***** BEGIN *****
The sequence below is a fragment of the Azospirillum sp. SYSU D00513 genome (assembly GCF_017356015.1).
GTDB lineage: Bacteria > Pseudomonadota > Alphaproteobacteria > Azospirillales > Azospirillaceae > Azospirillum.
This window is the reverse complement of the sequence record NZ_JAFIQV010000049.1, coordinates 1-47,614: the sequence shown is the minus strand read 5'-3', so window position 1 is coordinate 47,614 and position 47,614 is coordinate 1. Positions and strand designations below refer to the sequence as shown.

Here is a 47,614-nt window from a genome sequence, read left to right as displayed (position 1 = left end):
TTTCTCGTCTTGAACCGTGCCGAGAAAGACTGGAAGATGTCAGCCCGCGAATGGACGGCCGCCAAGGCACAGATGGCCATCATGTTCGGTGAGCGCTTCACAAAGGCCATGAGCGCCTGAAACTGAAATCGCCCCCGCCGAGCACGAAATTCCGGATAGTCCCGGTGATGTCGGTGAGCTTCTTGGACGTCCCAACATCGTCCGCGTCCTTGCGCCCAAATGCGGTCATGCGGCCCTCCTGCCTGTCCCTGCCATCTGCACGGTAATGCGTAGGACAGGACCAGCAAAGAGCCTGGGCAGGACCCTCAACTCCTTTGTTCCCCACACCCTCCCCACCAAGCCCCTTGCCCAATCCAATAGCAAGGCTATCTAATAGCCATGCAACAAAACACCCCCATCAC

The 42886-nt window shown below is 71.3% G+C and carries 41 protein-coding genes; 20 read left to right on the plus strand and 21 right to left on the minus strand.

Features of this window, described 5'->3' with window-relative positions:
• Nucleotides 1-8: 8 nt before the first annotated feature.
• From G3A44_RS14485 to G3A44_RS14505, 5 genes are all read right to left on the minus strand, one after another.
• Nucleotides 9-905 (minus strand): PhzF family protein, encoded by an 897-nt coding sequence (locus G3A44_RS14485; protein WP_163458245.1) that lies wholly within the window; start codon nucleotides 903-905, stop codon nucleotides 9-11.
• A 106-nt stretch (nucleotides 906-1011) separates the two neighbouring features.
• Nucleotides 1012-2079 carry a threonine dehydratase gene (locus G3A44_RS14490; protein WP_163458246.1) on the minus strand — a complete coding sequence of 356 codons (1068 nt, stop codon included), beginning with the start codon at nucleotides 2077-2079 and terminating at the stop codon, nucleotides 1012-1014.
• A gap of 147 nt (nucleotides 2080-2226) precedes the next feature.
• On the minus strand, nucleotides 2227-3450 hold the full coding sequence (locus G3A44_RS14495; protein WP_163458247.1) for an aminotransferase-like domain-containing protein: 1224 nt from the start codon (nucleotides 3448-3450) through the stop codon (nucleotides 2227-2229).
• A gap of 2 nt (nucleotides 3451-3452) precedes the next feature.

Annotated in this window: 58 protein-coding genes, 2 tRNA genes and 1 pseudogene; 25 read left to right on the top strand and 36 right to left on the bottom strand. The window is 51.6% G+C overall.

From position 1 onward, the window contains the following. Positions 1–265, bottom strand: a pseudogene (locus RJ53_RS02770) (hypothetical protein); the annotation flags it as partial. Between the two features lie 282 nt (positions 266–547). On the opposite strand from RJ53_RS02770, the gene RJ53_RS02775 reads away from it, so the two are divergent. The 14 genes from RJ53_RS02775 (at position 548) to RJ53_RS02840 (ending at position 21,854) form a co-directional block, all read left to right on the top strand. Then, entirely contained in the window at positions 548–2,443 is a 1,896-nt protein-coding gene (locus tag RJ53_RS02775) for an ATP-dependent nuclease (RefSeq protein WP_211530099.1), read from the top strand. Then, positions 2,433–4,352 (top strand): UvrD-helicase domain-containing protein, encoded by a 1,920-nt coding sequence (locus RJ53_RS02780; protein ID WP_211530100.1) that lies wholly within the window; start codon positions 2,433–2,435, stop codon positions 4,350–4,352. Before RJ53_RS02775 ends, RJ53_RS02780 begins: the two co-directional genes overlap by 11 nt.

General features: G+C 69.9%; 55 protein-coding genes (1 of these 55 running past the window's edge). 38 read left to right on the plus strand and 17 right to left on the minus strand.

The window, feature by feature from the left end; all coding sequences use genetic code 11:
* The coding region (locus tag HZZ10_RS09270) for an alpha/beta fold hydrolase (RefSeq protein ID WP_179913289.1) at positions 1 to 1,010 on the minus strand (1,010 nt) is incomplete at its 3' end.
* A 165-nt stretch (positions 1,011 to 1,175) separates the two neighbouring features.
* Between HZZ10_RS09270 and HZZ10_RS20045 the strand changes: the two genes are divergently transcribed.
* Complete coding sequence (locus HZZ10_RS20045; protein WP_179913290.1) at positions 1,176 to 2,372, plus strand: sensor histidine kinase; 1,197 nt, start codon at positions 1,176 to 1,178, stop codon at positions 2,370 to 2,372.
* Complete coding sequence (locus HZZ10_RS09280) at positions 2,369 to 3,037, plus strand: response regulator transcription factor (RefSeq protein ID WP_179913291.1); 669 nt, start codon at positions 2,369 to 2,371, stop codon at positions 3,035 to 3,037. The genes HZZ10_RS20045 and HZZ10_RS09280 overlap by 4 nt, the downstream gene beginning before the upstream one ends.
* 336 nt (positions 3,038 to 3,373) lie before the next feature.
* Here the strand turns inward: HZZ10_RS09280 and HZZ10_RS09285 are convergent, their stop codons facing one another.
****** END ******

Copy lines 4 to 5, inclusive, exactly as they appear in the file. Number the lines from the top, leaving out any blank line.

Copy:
Here is a 47,614-nt window from a genome sequence, read left to right as displayed (position 1 = left end):
TTTCTCGTCTTGAACCGTGCCGAGAAAGACTGGAAGATGTCAGCCCGCGAATGGACGGCCGCCAAGGCACAGATGGCCATCATGTTCGGTGAGCGCTTCACAAAGGCCATGAGCGCCTGAAACTGAAATCGCCCCCGCCGAGCACGAAATTCCGGATAGTCCCGGTGATGTCGGTGAGCTTCTTGGACGTCCCAACATCGTCCGCGTCCTTGCGCCCAAATGCGGTCATGCGGCCCTCCTGCCTGTCCCTGCCATCTGCACGGTAATGCGTAGGACAGGACCAGCAAAGAGCCTGGGCAGGACCCTCAACTCCTTTGTTCCCCACACCCTCCCCACCAAGCCCCTTGCCCAATCCAATAGCAAGGCTATCTAATAGCCATGCAACAAAACACCCCCATCAC